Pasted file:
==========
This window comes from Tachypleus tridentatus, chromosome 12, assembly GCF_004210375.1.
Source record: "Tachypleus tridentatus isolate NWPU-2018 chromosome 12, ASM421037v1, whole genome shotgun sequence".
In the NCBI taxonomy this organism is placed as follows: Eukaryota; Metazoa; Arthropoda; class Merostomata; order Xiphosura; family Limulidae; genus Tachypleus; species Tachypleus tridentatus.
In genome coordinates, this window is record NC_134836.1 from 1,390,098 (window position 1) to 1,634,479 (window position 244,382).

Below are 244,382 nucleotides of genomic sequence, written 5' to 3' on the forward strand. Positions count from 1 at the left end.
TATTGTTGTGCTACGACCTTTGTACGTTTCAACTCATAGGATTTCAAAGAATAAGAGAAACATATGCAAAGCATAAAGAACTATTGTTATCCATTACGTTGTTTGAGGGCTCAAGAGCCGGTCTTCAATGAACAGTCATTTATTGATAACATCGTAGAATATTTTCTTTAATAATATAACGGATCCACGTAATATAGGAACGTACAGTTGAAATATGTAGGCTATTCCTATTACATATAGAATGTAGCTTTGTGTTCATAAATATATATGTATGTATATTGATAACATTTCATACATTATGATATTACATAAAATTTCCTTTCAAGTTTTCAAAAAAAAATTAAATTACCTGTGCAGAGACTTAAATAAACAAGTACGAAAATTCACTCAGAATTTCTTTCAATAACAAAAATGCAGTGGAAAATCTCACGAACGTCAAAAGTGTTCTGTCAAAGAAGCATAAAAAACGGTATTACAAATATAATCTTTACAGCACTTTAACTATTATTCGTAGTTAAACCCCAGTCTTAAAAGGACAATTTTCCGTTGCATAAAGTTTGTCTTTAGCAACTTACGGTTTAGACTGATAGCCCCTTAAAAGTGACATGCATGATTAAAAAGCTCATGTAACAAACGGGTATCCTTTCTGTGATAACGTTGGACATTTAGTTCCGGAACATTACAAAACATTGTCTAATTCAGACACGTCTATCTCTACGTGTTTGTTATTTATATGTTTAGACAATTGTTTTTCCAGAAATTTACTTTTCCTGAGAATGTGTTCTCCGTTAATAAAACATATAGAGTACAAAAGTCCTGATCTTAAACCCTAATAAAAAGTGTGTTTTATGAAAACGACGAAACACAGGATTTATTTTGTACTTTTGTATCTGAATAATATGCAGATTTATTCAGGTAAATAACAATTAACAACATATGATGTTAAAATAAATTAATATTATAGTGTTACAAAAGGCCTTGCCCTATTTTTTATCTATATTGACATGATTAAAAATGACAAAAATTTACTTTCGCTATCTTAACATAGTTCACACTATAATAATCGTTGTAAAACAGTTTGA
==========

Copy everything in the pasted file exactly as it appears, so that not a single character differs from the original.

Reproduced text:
This window comes from Tachypleus tridentatus, chromosome 12, assembly GCF_004210375.1.
Source record: "Tachypleus tridentatus isolate NWPU-2018 chromosome 12, ASM421037v1, whole genome shotgun sequence".
In the NCBI taxonomy this organism is placed as follows: Eukaryota; Metazoa; Arthropoda; class Merostomata; order Xiphosura; family Limulidae; genus Tachypleus; species Tachypleus tridentatus.
In genome coordinates, this window is record NC_134836.1 from 1,390,098 (window position 1) to 1,634,479 (window position 244,382).

Below are 244,382 nucleotides of genomic sequence, written 5' to 3' on the forward strand. Positions count from 1 at the left end.
TATTGTTGTGCTACGACCTTTGTACGTTTCAACTCATAGGATTTCAAAGAATAAGAGAAACATATGCAAAGCATAAAGAACTATTGTTATCCATTACGTTGTTTGAGGGCTCAAGAGCCGGTCTTCAATGAACAGTCATTTATTGATAACATCGTAGAATATTTTCTTTAATAATATAACGGATCCACGTAATATAGGAACGTACAGTTGAAATATGTAGGCTATTCCTATTACATATAGAATGTAGCTTTGTGTTCATAAATATATATGTATGTATATTGATAACATTTCATACATTATGATATTACATAAAATTTCCTTTCAAGTTTTCAAAAAAAAATTAAATTACCTGTGCAGAGACTTAAATAAACAAGTACGAAAATTCACTCAGAATTTCTTTCAATAACAAAAATGCAGTGGAAAATCTCACGAACGTCAAAAGTGTTCTGTCAAAGAAGCATAAAAAACGGTATTACAAATATAATCTTTACAGCACTTTAACTATTATTCGTAGTTAAACCCCAGTCTTAAAAGGACAATTTTCCGTTGCATAAAGTTTGTCTTTAGCAACTTACGGTTTAGACTGATAGCCCCTTAAAAGTGACATGCATGATTAAAAAGCTCATGTAACAAACGGGTATCCTTTCTGTGATAACGTTGGACATTTAGTTCCGGAACATTACAAAACATTGTCTAATTCAGACACGTCTATCTCTACGTGTTTGTTATTTATATGTTTAGACAATTGTTTTTCCAGAAATTTACTTTTCCTGAGAATGTGTTCTCCGTTAATAAAACATATAGAGTACAAAAGTCCTGATCTTAAACCCTAATAAAAAGTGTGTTTTATGAAAACGACGAAACACAGGATTTATTTTGTACTTTTGTATCTGAATAATATGCAGATTTATTCAGGTAAATAACAATTAACAACATATGATGTTAAAATAAATTAATATTATAGTGTTACAAAAGGCCTTGCCCTATTTTTTATCTATATTGACATGATTAAAAATGACAAAAATTTACTTTCGCTATCTTAACATAGTTCACACTATAATAATCGTTGTAAAACAGTTTGA